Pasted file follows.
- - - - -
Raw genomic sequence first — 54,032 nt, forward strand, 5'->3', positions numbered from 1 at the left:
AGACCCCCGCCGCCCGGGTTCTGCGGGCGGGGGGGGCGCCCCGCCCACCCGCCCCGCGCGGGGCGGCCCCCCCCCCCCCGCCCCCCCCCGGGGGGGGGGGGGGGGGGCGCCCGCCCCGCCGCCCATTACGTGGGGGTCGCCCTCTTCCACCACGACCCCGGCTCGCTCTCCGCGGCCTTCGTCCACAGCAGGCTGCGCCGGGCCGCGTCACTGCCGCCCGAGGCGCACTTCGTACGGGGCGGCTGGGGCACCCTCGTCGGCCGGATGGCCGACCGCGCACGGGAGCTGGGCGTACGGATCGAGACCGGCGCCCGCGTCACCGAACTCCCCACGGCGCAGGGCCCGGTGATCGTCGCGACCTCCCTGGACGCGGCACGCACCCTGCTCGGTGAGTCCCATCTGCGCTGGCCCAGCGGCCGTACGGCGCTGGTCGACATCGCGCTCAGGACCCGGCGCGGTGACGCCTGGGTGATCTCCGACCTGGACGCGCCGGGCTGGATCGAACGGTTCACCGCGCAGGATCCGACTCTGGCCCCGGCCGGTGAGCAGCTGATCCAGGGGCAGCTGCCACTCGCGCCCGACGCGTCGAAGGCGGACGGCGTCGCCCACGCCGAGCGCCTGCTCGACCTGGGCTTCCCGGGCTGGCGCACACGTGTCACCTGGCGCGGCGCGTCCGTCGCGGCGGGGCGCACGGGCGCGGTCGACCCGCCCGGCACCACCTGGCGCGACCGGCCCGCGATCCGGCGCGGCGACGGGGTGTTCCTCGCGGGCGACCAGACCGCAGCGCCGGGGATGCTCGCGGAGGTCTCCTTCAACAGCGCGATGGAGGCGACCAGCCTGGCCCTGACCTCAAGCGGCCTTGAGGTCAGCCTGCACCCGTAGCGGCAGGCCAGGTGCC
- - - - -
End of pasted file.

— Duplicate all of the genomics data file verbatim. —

Raw genomic sequence first — 54,032 nt, forward strand, 5'->3', positions numbered from 1 at the left:
AGACCCCCGCCGCCCGGGTTCTGCGGGCGGGGGGGGCGCCCCGCCCACCCGCCCCGCGCGGGGCGGCCCCCCCCCCCCCGCCCCCCCCCGGGGGGGGGGGGGGGGGGCGCCCGCCCCGCCGCCCATTACGTGGGGGTCGCCCTCTTCCACCACGACCCCGGCTCGCTCTCCGCGGCCTTCGTCCACAGCAGGCTGCGCCGGGCCGCGTCACTGCCGCCCGAGGCGCACTTCGTACGGGGCGGCTGGGGCACCCTCGTCGGCCGGATGGCCGACCGCGCACGGGAGCTGGGCGTACGGATCGAGACCGGCGCCCGCGTCACCGAACTCCCCACGGCGCAGGGCCCGGTGATCGTCGCGACCTCCCTGGACGCGGCACGCACCCTGCTCGGTGAGTCCCATCTGCGCTGGCCCAGCGGCCGTACGGCGCTGGTCGACATCGCGCTCAGGACCCGGCGCGGTGACGCCTGGGTGATCTCCGACCTGGACGCGCCGGGCTGGATCGAACGGTTCACCGCGCAGGATCCGACTCTGGCCCCGGCCGGTGAGCAGCTGATCCAGGGGCAGCTGCCACTCGCGCCCGACGCGTCGAAGGCGGACGGCGTCGCCCACGCCGAGCGCCTGCTCGACCTGGGCTTCCCGGGCTGGCGCACACGTGTCACCTGGCGCGGCGCGTCCGTCGCGGCGGGGCGCACGGGCGCGGTCGACCCGCCCGGCACCACCTGGCGCGACCGGCCCGCGATCCGGCGCGGCGACGGGGTGTTCCTCGCGGGCGACCAGACCGCAGCGCCGGGGATGCTCGCGGAGGTCTCCTTCAACAGCGCGATGGAGGCGACCAGCCTGGCCCTGACCTCAAGCGGCCTTGAGGTCAGCCTGCACCCGTAGCGGCAGGCCAGGTGCC